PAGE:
USA GDP trend
USA Labor productivity trend
Japan GDP trend
Euro area GDP trend
Euro zone Labor productivity trend
Emerging markets GDP trend
Share of US dollar as reserve currency
Euro versus US dollar as reserve currency
The crisis in the Neth. Antilles and the World economy? IMF projections July 2008 Neth. Antilles (Article IV consultation): - Economic growth (GDP) in % - Economic growth (GDP) in % - Economic growth (GDP) of 2,5% - Economic growth (GDP) of 2,5% –Prosperous development in the tourism and the transportation sector. –Adjusted projections for 2008 and 2009 now is +1.9% and +1.0% Revised projections IMF and OECD; World Economic Outlook 2009 (February) and OECD World report (March) –World economy will contract by -2.75% in 2009 (OECD) –Economy of the USA will contract by -4.0% in 2009 (OECD). –Economy of the Euro area will drop by -4.0% in 2009 (OECD). –Brazil and Mexico economies will expand by +2.2% and + 0.2% in 2009 (IMF) –Latin America and the Caribbean +1.9% (2009 / IMF)
Economic outlook 2009 and 2010
Projections unemployment rates
Dow Jones jan.1998-jan. 2009
USA in a recession?
Macroprudential indicators of banks in the Netherlands Antilles
How to solve the SUB-PRIME problem? How to solve the SUB-PRIME problem? “The man who removes a mountain begins by carrying away small stones”. Chinese Proverb “Around here, however, we don't look backwards for very long. We keep moving forward, opening up new doors and doing new things, because we are curious...and curiosity keeps leading us down new paths”. Walt Disney
Explanation of the economic stimulus bill Shortly after class, an economics student approaches his economics professor and says, "I don't understand this stimulus bill. Can you explain it to me?" The professor replied, "I don't have any time to explain it at my office, but if you come over to my house on Saturday and help me with my weekend project, I'll be glad to explain it to you." The student agreed. At the agreed-upon time, the student showed up at the professor's house. The professor stated that the weekend project involved his backyard pool. They both went out back to the pool, and the professor handed the student a bucket. Demonstrating with his own bucket, the professor said, "First, go over to the deep end, and fill your bucket with as much water as you can." The student did as he was instructed. The professor then continued, "Follow me over to the shallow end, and then dump all the water from your bucket into it." The student was naturally confused, but did as he was told. The professor then explained they were going to do this many more times, and began walking back to the deep end of the pool.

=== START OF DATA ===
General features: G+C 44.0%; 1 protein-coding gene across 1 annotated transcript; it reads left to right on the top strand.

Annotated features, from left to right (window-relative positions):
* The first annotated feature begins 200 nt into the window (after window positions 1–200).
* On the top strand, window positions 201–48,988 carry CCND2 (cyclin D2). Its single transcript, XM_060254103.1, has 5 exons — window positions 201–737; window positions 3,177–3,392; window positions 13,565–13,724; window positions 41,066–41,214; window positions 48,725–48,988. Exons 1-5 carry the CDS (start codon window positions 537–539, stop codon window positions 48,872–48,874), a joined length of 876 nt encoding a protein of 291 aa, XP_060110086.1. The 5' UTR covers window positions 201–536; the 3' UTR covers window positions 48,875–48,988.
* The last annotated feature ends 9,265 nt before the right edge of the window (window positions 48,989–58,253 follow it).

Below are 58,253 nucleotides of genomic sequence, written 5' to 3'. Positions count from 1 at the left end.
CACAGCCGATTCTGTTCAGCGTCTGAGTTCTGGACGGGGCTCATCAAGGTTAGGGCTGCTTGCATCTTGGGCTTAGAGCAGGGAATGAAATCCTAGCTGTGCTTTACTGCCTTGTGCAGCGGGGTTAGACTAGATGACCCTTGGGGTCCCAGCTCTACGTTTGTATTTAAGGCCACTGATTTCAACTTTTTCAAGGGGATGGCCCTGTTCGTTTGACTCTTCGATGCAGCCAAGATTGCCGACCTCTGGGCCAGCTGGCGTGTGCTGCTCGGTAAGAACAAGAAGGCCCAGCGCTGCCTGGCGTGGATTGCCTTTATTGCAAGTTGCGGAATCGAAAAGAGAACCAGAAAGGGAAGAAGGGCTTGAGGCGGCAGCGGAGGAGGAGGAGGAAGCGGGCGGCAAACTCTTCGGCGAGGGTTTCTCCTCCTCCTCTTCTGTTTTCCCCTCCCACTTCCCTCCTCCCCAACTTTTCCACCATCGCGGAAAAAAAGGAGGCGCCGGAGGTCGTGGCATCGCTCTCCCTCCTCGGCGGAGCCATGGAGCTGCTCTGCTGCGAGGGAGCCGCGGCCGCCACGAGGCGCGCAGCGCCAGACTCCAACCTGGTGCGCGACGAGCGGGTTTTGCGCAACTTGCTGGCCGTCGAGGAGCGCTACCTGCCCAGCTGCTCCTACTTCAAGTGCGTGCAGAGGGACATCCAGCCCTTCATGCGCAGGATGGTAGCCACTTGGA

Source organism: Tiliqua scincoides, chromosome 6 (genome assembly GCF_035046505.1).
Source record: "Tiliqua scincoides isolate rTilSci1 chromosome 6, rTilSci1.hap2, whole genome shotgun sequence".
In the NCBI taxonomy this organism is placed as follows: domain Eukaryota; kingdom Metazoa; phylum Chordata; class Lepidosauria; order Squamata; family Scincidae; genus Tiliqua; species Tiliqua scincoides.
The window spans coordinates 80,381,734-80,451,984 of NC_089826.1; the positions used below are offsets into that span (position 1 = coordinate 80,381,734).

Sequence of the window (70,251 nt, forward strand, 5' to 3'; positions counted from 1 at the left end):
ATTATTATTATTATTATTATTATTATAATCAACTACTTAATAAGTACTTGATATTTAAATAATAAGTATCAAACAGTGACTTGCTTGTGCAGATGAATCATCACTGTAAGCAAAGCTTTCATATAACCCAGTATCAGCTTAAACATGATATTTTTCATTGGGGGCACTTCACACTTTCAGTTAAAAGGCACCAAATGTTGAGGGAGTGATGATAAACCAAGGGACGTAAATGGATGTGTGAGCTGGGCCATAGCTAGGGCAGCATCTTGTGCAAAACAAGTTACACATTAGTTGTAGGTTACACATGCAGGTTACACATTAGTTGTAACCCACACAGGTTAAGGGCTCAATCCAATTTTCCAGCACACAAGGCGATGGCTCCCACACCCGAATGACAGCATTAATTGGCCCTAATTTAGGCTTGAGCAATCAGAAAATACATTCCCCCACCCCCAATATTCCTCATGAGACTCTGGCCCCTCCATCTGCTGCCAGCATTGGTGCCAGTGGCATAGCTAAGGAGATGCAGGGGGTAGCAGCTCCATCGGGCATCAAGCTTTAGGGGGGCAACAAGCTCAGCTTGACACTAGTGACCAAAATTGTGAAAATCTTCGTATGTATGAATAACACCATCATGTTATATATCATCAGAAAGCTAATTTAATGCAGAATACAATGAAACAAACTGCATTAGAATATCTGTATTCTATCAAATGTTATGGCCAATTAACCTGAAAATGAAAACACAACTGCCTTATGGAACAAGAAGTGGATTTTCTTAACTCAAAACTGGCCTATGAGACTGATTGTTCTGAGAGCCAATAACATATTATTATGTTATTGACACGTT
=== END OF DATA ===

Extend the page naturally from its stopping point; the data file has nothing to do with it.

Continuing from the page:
The confused student asked, "Excuse me, but why are we doing this?" The professor matter-of-factly stated that he was trying to make the shallow end much deeper. The student didn't think the economics professor was serious, but figured that he would find out the real story soon enough. However, after the 6th trip between the shallow end and the deep end, the student began to become worried that his economics professor had gone mad. The student finally replied, "All we're doing is wasting valuable time and effort on unproductive pursuits. Even worse, when this process is all over, everything will be at the same level it was before, so all you'll really have accomplished is the destruction of what could have been truly productive action!" The professor put down his bucket and replied with a smile, "Congratulations. You now understand the stimulus bill."